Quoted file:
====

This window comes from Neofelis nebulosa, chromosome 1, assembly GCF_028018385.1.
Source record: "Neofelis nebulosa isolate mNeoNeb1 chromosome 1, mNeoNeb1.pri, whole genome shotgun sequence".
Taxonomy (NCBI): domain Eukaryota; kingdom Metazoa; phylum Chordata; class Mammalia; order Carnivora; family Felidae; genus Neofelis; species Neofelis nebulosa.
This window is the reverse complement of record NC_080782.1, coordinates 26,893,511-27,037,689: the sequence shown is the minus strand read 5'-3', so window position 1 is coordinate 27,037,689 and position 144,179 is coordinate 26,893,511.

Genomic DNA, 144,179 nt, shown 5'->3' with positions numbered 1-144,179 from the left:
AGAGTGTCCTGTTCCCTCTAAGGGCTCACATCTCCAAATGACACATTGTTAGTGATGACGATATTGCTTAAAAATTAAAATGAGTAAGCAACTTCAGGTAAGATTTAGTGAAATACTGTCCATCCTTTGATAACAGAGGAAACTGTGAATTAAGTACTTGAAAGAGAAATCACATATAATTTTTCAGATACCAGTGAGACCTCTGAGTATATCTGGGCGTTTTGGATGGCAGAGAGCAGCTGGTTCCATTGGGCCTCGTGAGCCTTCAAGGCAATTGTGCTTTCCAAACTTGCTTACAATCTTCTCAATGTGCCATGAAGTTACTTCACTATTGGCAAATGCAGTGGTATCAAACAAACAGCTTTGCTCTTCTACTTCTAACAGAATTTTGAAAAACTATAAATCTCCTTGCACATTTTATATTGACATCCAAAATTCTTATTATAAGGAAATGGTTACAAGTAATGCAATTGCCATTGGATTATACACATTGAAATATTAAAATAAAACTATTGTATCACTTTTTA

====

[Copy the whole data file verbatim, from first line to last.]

This window comes from Neofelis nebulosa, chromosome 1, assembly GCF_028018385.1.
Source record: "Neofelis nebulosa isolate mNeoNeb1 chromosome 1, mNeoNeb1.pri, whole genome shotgun sequence".
Taxonomy (NCBI): domain Eukaryota; kingdom Metazoa; phylum Chordata; class Mammalia; order Carnivora; family Felidae; genus Neofelis; species Neofelis nebulosa.
This window is the reverse complement of record NC_080782.1, coordinates 26,893,511-27,037,689: the sequence shown is the minus strand read 5'-3', so window position 1 is coordinate 27,037,689 and position 144,179 is coordinate 26,893,511.

Genomic DNA, 144,179 nt, shown 5'->3' with positions numbered 1-144,179 from the left:
AGAGTGTCCTGTTCCCTCTAAGGGCTCACATCTCCAAATGACACATTGTTAGTGATGACGATATTGCTTAAAAATTAAAATGAGTAAGCAACTTCAGGTAAGATTTAGTGAAATACTGTCCATCCTTTGATAACAGAGGAAACTGTGAATTAAGTACTTGAAAGAGAAATCACATATAATTTTTCAGATACCAGTGAGACCTCTGAGTATATCTGGGCGTTTTGGATGGCAGAGAGCAGCTGGTTCCATTGGGCCTCGTGAGCCTTCAAGGCAATTGTGCTTTCCAAACTTGCTTACAATCTTCTCAATGTGCCATGAAGTTACTTCACTATTGGCAAATGCAGTGGTATCAAACAAACAGCTTTGCTCTTCTACTTCTAACAGAATTTTGAAAAACTATAAATCTCCTTGCACATTTTATATTGACATCCAAAATTCTTATTATAAGGAAATGGTTACAAGTAATGCAATTGCCATTGGATTATACACATTGAAATATTAAAATAAAACTATTGTATCACTTTTTA